EspañolUruguayan President José “Pepe” Mujica tempered his criticism of the forced disappearance of 43 student teachers in Mexico, according to a press release posted on the website of the Mexican Presidency.
Mujica recanted the comments he made last Friday in an interview with the Latin-American edition of Foreign Affairs, where he described Mexico as a “failed state with its public powers completely out of control.”
“In Mexico, corruption has been established … as an implicit social custom. Surely, the corrupt man is not frowned upon, he is a winner, a splendid person,” Mujica said.
Mujica’s statements created diplomatic tension between Uruguay and Mexico. The Mexican Secretary of Foreign Affairs recalled the Uruguayan ambassador, and demanded an explanation for the president’s comments.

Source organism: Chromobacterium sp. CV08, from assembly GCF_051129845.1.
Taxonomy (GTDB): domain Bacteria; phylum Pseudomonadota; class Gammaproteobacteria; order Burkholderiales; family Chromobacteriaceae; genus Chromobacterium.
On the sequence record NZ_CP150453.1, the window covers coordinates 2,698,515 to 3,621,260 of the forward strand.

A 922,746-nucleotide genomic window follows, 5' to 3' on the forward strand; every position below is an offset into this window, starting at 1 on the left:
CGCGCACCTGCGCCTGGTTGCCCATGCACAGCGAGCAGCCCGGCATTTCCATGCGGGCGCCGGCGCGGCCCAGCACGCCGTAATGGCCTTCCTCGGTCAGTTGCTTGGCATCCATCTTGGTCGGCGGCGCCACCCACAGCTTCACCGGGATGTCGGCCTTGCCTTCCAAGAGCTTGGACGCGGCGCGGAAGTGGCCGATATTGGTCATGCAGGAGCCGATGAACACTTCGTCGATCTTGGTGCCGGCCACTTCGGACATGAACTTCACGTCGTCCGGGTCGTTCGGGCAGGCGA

“No one is oblivious to the tragedies now affecting Mexicans and other Central American countries. The horrible news that come as a result of drug trafficking in countries like Guatemala, Honduras, and Mexico provide a painful warning of potential future dangers,” Mujica said.
“We have confidence in their strength. These nations are not, nor will they be, harmless or failed states, because they have historical foundations of pre-Columbian nations. The political capital of their parties, and their democratic decisions, supersede current events,” he added.
Mujica expressed solidarity with the Mexican government, saying he was “available to support them in away way that could be useful to help cope with these difficult times.”
He concluded his statements by highlighting “the deep friendship that have historically united Uruguayan and Mexican institutions and people.”